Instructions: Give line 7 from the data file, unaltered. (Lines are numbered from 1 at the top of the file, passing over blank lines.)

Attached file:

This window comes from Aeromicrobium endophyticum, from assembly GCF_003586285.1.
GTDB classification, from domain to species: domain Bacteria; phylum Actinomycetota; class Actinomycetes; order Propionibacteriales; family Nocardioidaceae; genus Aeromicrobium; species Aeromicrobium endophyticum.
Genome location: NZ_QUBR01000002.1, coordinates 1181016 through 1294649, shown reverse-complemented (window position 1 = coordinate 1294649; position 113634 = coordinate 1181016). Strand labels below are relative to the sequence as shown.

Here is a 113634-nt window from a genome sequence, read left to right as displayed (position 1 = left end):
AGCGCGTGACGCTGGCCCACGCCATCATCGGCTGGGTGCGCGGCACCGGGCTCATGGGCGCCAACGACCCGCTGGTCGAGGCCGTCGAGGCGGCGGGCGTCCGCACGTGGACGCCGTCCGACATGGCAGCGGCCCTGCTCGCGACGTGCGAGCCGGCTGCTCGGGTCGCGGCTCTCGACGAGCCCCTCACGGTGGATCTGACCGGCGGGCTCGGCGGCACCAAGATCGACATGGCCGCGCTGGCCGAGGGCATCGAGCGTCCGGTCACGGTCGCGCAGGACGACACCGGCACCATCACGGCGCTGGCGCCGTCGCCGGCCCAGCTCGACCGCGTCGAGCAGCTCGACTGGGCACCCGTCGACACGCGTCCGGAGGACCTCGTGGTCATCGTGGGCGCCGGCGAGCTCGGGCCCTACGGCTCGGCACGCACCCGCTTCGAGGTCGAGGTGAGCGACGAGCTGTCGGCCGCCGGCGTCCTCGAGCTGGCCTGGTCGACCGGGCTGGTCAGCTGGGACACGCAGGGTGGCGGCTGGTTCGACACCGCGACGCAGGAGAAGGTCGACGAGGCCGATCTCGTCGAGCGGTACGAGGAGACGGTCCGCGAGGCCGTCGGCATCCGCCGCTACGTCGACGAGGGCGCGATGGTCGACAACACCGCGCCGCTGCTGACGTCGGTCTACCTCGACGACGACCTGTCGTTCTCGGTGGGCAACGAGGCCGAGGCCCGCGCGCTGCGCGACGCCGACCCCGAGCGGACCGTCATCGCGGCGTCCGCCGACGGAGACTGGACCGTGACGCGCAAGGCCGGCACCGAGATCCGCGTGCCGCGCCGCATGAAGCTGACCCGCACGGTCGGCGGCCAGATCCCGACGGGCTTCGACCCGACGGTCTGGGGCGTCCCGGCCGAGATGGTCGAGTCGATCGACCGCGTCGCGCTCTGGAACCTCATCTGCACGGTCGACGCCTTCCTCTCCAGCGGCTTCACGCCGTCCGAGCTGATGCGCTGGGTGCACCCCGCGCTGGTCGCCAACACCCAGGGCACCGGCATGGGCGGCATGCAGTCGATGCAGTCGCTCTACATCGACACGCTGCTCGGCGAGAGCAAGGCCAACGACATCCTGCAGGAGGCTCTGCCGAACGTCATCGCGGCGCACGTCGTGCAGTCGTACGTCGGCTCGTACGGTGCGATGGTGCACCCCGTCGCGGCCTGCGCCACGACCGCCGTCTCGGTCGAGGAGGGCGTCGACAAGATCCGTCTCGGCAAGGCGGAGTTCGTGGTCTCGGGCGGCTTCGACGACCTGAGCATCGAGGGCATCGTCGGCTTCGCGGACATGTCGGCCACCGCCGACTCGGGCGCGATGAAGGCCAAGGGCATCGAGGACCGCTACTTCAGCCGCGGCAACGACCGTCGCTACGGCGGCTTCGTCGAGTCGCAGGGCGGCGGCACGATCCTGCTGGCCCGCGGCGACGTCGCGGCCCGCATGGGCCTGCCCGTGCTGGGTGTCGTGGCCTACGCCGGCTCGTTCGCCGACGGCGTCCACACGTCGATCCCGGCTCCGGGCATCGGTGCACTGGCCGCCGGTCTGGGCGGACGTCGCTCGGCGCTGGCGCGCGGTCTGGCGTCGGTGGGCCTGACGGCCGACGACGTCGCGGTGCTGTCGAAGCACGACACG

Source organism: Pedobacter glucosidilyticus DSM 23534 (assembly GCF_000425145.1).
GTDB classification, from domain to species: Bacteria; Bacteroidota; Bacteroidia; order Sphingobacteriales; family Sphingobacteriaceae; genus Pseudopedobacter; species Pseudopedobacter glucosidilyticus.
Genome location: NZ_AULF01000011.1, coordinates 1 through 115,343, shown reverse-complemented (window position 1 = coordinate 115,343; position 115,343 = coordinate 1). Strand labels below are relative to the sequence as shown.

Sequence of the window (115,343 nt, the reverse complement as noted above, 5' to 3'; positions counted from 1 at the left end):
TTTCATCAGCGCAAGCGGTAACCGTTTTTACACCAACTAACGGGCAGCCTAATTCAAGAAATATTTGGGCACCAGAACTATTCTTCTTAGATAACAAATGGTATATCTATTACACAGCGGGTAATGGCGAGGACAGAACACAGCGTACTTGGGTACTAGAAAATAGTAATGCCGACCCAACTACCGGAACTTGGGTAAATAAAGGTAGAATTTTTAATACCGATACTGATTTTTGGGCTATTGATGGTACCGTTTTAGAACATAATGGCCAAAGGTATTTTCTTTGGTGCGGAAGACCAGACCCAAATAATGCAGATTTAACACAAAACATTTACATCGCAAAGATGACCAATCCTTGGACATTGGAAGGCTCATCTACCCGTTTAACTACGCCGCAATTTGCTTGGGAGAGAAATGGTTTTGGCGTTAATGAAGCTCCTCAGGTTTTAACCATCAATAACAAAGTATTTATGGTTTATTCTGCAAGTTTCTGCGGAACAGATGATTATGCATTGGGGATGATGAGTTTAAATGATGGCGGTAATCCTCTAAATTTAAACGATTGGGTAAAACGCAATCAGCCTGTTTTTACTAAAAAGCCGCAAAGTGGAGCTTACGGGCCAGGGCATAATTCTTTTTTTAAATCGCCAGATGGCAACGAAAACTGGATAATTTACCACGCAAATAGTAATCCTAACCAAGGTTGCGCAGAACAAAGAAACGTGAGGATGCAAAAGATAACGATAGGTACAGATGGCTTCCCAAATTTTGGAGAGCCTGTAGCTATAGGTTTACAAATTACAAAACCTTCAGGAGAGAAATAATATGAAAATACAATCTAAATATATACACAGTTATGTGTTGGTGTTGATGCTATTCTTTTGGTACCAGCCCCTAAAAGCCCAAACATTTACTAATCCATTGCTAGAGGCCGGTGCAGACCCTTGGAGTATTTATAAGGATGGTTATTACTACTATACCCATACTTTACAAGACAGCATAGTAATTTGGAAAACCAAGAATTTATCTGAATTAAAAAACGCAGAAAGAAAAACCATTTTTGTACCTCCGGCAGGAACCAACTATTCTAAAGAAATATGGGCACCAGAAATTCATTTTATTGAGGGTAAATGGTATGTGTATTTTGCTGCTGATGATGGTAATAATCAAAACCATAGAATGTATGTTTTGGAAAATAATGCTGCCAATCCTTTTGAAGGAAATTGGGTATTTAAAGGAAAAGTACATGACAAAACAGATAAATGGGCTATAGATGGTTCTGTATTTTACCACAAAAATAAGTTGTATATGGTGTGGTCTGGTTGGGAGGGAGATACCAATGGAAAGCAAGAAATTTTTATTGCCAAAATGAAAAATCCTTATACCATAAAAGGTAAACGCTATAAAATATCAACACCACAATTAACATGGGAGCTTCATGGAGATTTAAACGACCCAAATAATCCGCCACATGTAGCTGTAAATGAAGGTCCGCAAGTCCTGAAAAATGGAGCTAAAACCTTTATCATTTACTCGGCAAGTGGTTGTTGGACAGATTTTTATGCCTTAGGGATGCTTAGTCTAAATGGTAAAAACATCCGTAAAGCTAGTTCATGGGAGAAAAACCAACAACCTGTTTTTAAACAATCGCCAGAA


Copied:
GTDB classification, from domain to species: Bacteria; Bacteroidota; Bacteroidia; order Sphingobacteriales; family Sphingobacteriaceae; genus Pseudopedobacter; species Pseudopedobacter glucosidilyticus.